Stage & Screen



Written and adapted by Ravi Jain and Miriam Fernandes

Photo’s by David Cooper courtesy of the Shaw Festival


Karma – the sum of a person’s actions in this and previous states of existence viewed as deciding their fate in future existences.

In the late fall of 2018 I was invited to attend a cast party by a friend who works at the Shaw Festival. Upon arrival I was delighted to see that there was a band setting up in the lower level of the Royal George theatre, the band was using traditional East Indian instruments and before long there was music and dancing with a cast made up of Indo Canadian actors. The cast was part of a production in the works that featured the story of the Mahabharta, one of the foundational epics of India. In a collaboration with Ravi Jain and Miriam Fernades of Why Not Theatre, there was a scripted version being written expressly for the Shaw. It is exciting to see how the Shaw is embracing diversity which is now so important to be shared with everyone.

The production and development fell victim to the tight restrictions that were implemented due to the pandemic. Five years later (7 years overall), and through no fault of their own, Mahabharta in two parts, Kharma and Dharma has become a reality. What great patience and determination all the players involved must have had to keep it going until it’s fruition.

The Mahābhārata story was compiled between the 3rd century BCE and the 3rd century CE, making it over 4,000 years old. The story is very complex as it weaves its way to the audience, and it is important to remember to not get caught up in the names or layers of family generations, but to focus mostly on the lessons that are learned from the conflicts during these times.

Miriam Fernandes plays the Storyteller; her clear voice and timely inflections keep you riveted as you follow the parables she is telling. A simple set design in the background, leaves the audience to focus mostly on the players and what is being said.

Kharma (Part One), features non-stop traditional Indian background music which rises and falls depending on what’s taking place on the stage. The actors move with precision using dance moves and choreography as they illustrate the conflicts and relationships that have arisen over the years. At many points I found myself relating to the messages which apply to our own earthly conflicts in the world today. Unfortunately, Kharma ends with the declaration of war between two groups of cousins, the Kauravas and the Pandavas, seeing no way forward to resolve their desire to rule.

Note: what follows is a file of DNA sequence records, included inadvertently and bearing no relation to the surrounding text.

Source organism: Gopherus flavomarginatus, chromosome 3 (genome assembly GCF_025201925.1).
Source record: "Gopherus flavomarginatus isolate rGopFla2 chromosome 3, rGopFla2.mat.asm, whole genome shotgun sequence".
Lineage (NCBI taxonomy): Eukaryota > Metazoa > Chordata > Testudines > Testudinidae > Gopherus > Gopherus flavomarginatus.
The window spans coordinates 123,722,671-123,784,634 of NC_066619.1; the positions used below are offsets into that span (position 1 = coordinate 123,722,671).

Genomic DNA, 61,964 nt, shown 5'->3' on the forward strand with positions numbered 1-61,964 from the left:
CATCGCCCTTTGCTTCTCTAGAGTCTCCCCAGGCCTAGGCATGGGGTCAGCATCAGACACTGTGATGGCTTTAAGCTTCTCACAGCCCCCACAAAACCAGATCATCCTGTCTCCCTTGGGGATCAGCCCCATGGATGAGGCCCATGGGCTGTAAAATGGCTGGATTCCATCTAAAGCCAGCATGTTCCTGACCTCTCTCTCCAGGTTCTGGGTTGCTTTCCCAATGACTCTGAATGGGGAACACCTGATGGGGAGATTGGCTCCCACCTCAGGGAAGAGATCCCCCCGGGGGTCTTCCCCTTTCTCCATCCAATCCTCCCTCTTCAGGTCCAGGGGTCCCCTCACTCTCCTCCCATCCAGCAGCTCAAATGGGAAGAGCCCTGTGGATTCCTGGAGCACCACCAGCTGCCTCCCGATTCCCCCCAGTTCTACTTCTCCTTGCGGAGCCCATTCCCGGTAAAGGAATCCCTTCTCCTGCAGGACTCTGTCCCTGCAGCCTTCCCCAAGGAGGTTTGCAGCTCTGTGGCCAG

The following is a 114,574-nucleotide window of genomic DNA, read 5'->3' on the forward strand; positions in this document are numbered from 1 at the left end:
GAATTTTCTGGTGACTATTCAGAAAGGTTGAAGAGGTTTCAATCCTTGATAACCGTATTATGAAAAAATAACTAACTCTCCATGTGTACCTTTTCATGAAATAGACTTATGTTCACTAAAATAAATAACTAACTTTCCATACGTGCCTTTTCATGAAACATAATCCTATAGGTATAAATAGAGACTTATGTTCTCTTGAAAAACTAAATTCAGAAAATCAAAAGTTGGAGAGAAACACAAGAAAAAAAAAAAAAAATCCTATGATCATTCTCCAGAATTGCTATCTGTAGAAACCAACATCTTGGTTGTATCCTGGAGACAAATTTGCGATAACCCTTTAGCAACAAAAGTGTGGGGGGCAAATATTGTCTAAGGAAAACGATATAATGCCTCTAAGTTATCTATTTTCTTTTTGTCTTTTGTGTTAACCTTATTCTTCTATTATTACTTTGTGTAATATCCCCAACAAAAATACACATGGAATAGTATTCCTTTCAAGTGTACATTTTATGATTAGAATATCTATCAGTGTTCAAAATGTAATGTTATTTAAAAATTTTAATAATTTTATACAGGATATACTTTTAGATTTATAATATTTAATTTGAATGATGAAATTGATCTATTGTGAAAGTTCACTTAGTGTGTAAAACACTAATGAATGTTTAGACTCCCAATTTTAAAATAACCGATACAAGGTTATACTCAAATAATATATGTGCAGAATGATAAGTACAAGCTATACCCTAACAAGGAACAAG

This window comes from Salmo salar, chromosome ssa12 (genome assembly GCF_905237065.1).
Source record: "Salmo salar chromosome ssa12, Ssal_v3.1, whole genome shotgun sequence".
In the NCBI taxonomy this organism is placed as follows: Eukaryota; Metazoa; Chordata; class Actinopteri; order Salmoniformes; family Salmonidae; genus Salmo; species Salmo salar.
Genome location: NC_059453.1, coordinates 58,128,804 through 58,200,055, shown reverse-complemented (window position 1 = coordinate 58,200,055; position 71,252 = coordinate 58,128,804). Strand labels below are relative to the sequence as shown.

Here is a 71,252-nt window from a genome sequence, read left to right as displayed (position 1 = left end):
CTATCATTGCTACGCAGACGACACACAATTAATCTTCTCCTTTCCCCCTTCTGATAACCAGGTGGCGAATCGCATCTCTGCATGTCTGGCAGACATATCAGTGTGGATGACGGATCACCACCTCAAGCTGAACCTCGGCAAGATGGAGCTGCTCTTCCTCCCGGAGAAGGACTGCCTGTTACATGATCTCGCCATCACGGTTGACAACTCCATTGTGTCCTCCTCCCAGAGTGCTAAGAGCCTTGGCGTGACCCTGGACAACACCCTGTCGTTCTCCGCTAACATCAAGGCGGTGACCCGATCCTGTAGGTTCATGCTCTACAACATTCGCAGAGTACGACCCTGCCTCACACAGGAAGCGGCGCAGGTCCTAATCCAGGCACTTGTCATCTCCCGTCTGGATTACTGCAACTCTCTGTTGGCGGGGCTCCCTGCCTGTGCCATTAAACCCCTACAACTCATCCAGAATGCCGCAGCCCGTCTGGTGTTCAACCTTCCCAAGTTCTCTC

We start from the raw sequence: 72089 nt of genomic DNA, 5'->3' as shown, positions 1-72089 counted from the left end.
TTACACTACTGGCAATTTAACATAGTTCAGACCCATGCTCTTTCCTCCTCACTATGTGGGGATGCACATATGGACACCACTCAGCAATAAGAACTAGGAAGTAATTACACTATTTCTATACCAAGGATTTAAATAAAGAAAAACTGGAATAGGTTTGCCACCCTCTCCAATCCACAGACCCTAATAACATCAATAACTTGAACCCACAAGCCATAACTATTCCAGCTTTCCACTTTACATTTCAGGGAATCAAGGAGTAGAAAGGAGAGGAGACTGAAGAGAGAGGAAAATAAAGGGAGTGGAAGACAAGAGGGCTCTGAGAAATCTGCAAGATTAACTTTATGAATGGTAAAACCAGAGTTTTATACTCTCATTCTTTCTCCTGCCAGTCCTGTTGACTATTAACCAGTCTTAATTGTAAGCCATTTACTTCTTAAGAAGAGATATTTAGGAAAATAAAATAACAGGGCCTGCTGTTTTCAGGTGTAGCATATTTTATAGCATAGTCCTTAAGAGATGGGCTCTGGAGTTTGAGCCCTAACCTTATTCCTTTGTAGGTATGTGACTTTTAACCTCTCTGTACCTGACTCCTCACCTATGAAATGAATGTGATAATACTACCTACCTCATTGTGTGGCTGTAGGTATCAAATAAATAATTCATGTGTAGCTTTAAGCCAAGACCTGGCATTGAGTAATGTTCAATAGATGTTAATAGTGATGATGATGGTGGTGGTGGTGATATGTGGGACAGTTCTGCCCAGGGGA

The greatest wonder is that every day creatures die, yet the rest continue to live as if they are immortal.

Dharma – the eternal and inherent nature of reality, regarded in Hinduism as a cosmic law underlying right behaviour and social order (your purpose).

Dharma (Part Two), is quite different in its delivery. Using technology and screen projections with a bombastic orchestrated score, the room is filled with intensity and struggle as the two family’s clash. Fighting to their death the war has left many lifeless bodies and the destruction delivers no joy in it’s victory. What is the meaning of war? We are subjected to it everyday as we watch it unfold on our televisions, bringing this story into 2023.

When the fighting is finished Shiva (The Destroyer in Hindu religion) dances around the stage as the characters mourn their losses. There is a great feeling of sadness as the two sides count their losses.

Enter the most beautiful, ethereal and inspirational moments in Shaw history. Performed to perfection by Meher Pavri, an opera singer, the audience is treated to her song as written Sandskrit philosophy with English translations appear on the screen. The messages are deep and meaningful, making this one of the most epic moments I have seen on the Shaw Festival stage.

Mahabharta has a limited run in Niagara-on-the-Lake so there is very little time from now til March 26th to see it live as the production will embark on a world tour immediately after.

Special thanks to Tim Carroll, Artistic Director for his incredible vision bringing this to life.

For tickets visit

Review by Jenifer Cass